I suppose the ATC can recommend anything they what, but they do not and should not, have the authority to require anything.

    Used to be everyone hanged their food at the front of the shelter, and any suggestion to do otherwise would have been laughed at.

    When and how did that change?
    Just a guess, but I'd say when the bears started coming into the shelter to grab the bags smart folks figured out that if the bears were going to change their behavior it might be a good idea if people did too. Shelter mice have mutated into gravity defying, bag devouring demons in recent years anyway so I'm thinking canisters really are the future.
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    Quote Originally Posted by rickb View Post
    . . . Used to be everyone hanged their food at the front of the shelter, and any suggestion to do otherwise would have been laughed at.
    When and how did that change?
    When the most feared pest changed from a mouse to a bear.

    Quote Originally Posted by LoneStranger View Post
    . . . I'm thinking canisters really are the future.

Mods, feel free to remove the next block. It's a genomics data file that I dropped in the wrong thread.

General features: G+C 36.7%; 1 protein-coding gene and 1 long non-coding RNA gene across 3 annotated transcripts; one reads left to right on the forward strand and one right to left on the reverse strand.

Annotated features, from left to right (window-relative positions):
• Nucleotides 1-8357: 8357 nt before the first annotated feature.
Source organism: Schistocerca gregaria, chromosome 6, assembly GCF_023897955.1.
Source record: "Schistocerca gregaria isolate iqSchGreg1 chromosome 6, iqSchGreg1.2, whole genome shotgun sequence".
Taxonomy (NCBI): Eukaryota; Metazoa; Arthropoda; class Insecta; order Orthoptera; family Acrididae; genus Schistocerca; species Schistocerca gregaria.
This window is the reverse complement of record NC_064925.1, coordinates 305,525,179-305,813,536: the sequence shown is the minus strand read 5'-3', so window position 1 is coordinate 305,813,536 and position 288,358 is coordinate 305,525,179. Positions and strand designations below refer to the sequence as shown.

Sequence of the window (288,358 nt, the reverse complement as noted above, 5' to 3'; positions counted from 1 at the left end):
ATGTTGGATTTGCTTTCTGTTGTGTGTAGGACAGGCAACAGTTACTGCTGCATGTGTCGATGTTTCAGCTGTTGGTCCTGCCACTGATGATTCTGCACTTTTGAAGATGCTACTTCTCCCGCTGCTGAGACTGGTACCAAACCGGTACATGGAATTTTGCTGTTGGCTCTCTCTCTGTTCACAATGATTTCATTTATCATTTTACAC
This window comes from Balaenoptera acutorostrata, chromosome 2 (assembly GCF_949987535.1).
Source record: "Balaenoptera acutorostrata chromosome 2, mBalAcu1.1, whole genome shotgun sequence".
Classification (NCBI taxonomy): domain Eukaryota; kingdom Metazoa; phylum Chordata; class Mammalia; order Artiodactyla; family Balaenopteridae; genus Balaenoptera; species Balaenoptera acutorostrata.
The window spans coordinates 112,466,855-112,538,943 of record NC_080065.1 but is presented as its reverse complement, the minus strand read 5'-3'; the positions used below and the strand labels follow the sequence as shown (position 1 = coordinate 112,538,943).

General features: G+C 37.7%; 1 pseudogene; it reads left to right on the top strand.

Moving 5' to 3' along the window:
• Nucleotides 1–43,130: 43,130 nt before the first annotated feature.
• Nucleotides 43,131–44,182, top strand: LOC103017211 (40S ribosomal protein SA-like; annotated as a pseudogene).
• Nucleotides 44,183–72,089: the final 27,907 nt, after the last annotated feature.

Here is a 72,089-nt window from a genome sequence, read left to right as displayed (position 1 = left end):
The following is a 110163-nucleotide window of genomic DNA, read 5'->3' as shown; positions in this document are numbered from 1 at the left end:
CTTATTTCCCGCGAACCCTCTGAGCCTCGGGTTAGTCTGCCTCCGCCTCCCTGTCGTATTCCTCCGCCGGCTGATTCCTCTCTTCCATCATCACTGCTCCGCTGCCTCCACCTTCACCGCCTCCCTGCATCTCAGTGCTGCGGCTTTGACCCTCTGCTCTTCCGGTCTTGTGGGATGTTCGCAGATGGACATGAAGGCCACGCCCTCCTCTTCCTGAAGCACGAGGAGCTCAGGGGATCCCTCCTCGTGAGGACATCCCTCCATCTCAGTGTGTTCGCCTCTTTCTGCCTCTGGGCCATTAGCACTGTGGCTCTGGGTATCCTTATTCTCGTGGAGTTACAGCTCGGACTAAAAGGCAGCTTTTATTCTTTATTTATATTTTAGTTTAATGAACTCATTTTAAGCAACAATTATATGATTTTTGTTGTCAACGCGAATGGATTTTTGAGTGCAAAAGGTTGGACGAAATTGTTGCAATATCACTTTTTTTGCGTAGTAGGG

I'm thinking canisters are a responsible PART of the futures, not unlike the present. To think there is, or ever will be, a reasonable one-size-fits-all-all-the-time solution is silly.
    I'm not lost. I'm exploring.

  18. #38

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    Quote Originally Posted by nsherry61 View Post
    I'm thinking canisters are a responsible PART of the futures, not unlike the present. To think there is, or ever will be, a reasonable one-size-fits-all-all-the-time solution is silly.
    Well you are welcome to that thought. TYOT as they say. Hope you don't mind if I do likewise.
    The man who goes alone can start today; but he who travels with another must wait until that other is ready...~Henry David Thoreau

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  19. #39

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    And, Rickb, in1983 there was much lower human density on the AT.

  20. #40

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    Quote Originally Posted by Bubblehead View Post
    I also took a bear cannister with me in 2019 on my LASH from NY to NH...this year I'm going to lighten my load and take my Zpacks food bag with me, and I am going to learn the PCT hang method before I head out...
    Is it a question of weight? Pack room? I would like to hear your thoughts on it. In full disclosure I have always slept with my food and never had an issue, but that doesn't mean someday I won't encounter a problem. I agree, canisters are a prudent option and I will be purchasing one for bowhunt out west this year.